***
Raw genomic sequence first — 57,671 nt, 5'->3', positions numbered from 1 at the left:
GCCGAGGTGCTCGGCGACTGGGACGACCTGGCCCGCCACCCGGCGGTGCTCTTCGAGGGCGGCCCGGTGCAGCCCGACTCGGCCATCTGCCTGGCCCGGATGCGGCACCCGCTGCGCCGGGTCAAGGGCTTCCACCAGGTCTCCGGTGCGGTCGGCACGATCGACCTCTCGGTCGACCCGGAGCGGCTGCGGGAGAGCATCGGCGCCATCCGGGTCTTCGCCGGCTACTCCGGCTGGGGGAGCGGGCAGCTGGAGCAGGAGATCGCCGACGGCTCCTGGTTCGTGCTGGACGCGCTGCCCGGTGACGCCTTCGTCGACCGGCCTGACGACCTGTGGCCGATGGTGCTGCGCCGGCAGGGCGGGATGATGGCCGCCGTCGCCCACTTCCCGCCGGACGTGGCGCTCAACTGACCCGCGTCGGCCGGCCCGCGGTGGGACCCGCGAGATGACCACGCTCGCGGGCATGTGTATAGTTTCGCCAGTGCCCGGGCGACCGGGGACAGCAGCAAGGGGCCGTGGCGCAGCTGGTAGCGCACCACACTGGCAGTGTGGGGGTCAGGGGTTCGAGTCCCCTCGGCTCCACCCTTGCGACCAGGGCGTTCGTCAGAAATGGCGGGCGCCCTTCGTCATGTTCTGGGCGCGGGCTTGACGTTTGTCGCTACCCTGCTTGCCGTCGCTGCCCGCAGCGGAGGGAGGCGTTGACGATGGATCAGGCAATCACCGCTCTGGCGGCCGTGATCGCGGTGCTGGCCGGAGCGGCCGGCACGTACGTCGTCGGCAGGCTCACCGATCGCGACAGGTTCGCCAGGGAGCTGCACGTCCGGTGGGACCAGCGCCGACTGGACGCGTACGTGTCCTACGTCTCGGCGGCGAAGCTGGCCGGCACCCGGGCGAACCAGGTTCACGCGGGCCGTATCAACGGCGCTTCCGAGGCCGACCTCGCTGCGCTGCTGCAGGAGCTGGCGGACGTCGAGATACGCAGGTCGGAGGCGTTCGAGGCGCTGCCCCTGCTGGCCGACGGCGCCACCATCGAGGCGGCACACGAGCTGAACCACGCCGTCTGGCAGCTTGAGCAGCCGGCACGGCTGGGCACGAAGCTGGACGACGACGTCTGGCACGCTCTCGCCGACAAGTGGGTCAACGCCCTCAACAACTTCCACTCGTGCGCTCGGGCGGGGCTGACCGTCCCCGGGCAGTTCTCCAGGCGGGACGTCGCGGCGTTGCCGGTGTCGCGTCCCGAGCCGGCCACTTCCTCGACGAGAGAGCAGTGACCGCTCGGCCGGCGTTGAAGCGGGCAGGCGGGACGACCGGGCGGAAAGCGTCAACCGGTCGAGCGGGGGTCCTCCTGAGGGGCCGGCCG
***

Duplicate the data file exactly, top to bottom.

Raw genomic sequence first — 57,671 nt, 5'->3', positions numbered from 1 at the left:
GCCGAGGTGCTCGGCGACTGGGACGACCTGGCCCGCCACCCGGCGGTGCTCTTCGAGGGCGGCCCGGTGCAGCCCGACTCGGCCATCTGCCTGGCCCGGATGCGGCACCCGCTGCGCCGGGTCAAGGGCTTCCACCAGGTCTCCGGTGCGGTCGGCACGATCGACCTCTCGGTCGACCCGGAGCGGCTGCGGGAGAGCATCGGCGCCATCCGGGTCTTCGCCGGCTACTCCGGCTGGGGGAGCGGGCAGCTGGAGCAGGAGATCGCCGACGGCTCCTGGTTCGTGCTGGACGCGCTGCCCGGTGACGCCTTCGTCGACCGGCCTGACGACCTGTGGCCGATGGTGCTGCGCCGGCAGGGCGGGATGATGGCCGCCGTCGCCCACTTCCCGCCGGACGTGGCGCTCAACTGACCCGCGTCGGCCGGCCCGCGGTGGGACCCGCGAGATGACCACGCTCGCGGGCATGTGTATAGTTTCGCCAGTGCCCGGGCGACCGGGGACAGCAGCAAGGGGCCGTGGCGCAGCTGGTAGCGCACCACACTGGCAGTGTGGGGGTCAGGGGTTCGAGTCCCCTCGGCTCCACCCTTGCGACCAGGGCGTTCGTCAGAAATGGCGGGCGCCCTTCGTCATGTTCTGGGCGCGGGCTTGACGTTTGTCGCTACCCTGCTTGCCGTCGCTGCCCGCAGCGGAGGGAGGCGTTGACGATGGATCAGGCAATCACCGCTCTGGCGGCCGTGATCGCGGTGCTGGCCGGAGCGGCCGGCACGTACGTCGTCGGCAGGCTCACCGATCGCGACAGGTTCGCCAGGGAGCTGCACGTCCGGTGGGACCAGCGCCGACTGGACGCGTACGTGTCCTACGTCTCGGCGGCGAAGCTGGCCGGCACCCGGGCGAACCAGGTTCACGCGGGCCGTATCAACGGCGCTTCCGAGGCCGACCTCGCTGCGCTGCTGCAGGAGCTGGCGGACGTCGAGATACGCAGGTCGGAGGCGTTCGAGGCGCTGCCCCTGCTGGCCGACGGCGCCACCATCGAGGCGGCACACGAGCTGAACCACGCCGTCTGGCAGCTTGAGCAGCCGGCACGGCTGGGCACGAAGCTGGACGACGACGTCTGGCACGCTCTCGCCGACAAGTGGGTCAACGCCCTCAACAACTTCCACTCGTGCGCTCGGGCGGGGCTGACCGTCCCCGGGCAGTTCTCCAGGCGGGACGTCGCGGCGTTGCCGGTGTCGCGTCCCGAGCCGGCCACTTCCTCGACGAGAGAGCAGTGACCGCTCGGCCGGCGTTGAAGCGGGCAGGCGGGACGACCGGGCGGAAAGCGTCAACCGGTCGAGCGGGGGTCCTCCTGAGGGGCCGGCCG